If you have little to no savings accrued, you’re not alone. A recent survey found that approximately 62% of Americans have less than  $1,000 in their savings accounts, and 21% don’t even have a savings account.

These numbers indicate that Americans aren’t saving enough for the future and creating a financial risk when an emergency arises. Often times, poor  savings habits are the result of bad spending behaviors. Here are the top five reasons you’re always broke along with tips to help you find (and keep)  more money in your pockets.

1. You spend before you save.
It’s easy to spend money once your paycheck clears, however, not saving for the long run has significant downsides. According to a Bankrate survey,  only 23% of Americans have enough savings to cover six months of expenses. To help yourself save, start thinking about monthly savings contributions as  any other bill you have to pay. Often referred to as “paying yourself first,” this strategy can be simplified when you set up an automatic transfer  from your checking account to your savings account.

2. You act on impulse.
We all find ourselves in line at the grocery store or a favorite retailer feeling the urge to buy items we don’t need without considering the extra  costs, and this may be happening more than you realize. Business News Daily reported that 61% of shoppers purchase one to three extra items not on their  shopping list. Occasionally buying a magazine or a pack of gum won’t hurt, but making these impulsive purchases a habit will add up over time and shrink  your bank account. To take control of your bad spending habits, track your spending; this will help you come up with a financial plan to eliminate  needless purchases.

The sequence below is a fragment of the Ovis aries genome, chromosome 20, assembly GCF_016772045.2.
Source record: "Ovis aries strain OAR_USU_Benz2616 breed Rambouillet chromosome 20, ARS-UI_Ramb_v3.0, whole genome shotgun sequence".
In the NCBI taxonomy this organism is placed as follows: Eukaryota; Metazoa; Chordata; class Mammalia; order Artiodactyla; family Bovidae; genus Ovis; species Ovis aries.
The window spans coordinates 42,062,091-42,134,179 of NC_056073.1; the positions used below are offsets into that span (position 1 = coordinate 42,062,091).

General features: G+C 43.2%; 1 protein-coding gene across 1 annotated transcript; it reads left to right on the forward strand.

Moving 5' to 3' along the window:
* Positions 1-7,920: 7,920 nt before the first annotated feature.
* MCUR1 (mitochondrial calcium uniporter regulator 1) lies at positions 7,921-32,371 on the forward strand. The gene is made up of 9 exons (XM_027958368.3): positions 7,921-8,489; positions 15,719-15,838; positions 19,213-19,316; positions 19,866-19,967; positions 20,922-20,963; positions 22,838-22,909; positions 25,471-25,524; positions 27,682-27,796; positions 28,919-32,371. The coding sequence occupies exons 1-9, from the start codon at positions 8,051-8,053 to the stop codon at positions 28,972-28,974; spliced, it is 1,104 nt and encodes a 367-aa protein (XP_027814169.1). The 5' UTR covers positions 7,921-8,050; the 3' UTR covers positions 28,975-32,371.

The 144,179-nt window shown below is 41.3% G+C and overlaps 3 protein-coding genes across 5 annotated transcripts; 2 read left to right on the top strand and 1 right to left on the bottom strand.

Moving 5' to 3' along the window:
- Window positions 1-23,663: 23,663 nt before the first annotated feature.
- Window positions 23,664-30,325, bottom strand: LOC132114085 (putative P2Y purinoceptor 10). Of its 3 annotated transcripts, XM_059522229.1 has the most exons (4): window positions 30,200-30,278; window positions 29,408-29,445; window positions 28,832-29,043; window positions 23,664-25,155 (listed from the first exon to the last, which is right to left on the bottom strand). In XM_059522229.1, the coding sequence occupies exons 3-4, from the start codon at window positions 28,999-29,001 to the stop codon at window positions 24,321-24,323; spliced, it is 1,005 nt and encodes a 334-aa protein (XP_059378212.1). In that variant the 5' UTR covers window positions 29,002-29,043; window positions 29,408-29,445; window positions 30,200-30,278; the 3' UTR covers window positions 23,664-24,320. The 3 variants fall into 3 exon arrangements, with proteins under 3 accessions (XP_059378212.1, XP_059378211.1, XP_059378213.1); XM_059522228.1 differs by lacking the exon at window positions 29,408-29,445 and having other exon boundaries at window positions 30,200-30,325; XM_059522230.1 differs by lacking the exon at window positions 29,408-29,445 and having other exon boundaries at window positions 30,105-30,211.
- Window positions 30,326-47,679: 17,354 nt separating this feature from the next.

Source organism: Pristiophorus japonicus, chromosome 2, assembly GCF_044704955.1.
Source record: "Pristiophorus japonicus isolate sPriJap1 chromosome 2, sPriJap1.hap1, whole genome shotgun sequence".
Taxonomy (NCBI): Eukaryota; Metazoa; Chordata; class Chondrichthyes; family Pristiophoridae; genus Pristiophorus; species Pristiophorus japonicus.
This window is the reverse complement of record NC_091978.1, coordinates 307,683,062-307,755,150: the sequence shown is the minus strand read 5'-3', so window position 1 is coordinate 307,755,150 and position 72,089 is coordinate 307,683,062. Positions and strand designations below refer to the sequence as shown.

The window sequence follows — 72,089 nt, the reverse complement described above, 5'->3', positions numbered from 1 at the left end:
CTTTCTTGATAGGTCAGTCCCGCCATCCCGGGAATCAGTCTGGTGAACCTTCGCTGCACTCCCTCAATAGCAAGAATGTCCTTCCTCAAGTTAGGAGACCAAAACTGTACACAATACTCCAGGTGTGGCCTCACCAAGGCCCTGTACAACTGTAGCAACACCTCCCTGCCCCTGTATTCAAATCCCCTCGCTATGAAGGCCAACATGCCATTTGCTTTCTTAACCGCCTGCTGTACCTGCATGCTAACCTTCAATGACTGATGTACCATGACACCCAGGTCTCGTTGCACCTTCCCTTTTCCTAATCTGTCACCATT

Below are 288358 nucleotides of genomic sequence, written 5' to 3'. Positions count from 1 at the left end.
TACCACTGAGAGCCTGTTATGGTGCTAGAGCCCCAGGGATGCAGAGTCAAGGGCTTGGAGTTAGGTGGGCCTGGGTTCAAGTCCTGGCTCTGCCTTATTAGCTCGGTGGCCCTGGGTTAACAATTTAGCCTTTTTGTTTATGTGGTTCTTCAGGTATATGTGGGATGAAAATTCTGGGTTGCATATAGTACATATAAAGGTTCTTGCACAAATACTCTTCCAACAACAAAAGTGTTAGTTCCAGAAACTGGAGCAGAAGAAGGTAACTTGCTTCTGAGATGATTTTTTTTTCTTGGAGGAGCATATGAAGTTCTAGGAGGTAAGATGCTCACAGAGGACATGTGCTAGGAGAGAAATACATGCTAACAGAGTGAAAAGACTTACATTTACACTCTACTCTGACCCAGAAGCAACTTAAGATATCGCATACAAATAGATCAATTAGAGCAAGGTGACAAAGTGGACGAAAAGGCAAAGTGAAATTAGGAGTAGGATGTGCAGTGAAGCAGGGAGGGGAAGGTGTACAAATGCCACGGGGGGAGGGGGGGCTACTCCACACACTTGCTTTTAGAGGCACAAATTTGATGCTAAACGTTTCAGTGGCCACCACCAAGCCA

3. You eat out all the time.
In 2015, consumer spending on dining out surpassed grocery sales for the first time. While the convenience of dining out is tough to beat, the surplus  you’re paying is likely a big reason you’re always broke. Spending your money at the grocery store will help you spend less on food and leave room in  your budget to put towards your savings goals. Plus, using grocery coupons from sites like CouponSherpa.comas well as deal apps from Target and Walmart  will give you the best bang for your buck on food items. Make eating out a treat rather than a routine and you will start to see changes in your wallet  (and likely your waistline, too!).

4. You give in to emotions.
We’ve all experienced emotional spending: buying that expensive pair of shoes after a long day, or spending more than planned during dinner out with  friends. Rewarding yourself after a tough week is okay every once and awhile, however emotional spending usually leads to a big dent in your savings.  To prevent yourself from spending too much, choose an alternative way to control your emotions, like getting some exercise or meeting with a friend to  vent.

5. You don’t have any cash for emergencies.
Creating an emergency fund is essential so you don’t find yourself in a tough spot financially.  Setting aside money for emergencies can be difficult,  especially if you are already pinching pennies. However, even saving small amounts will add up in the long run! Apply  these seven strategies to set up  an emergency fund so you can better prepare yourself for the unexpected.

Andrea Woroch is a money-saving expert who transforms everyday consumers into savvy shoppers by sharing smart spending tips and personal finance advice.  As a sought-after media source, she has been featured among such top news outlets as Good Morning America, Today, CNN, Dr. OZ, New York Times, MONEY Magazine,  Consumer Reports, Forbes and many more. In addition, Andrea’s stories have been published among leading publications and sites such as Yahoo!, AOL Daily Finance,  CNN Money, Huffington Post, LearnVest and New York Daily News.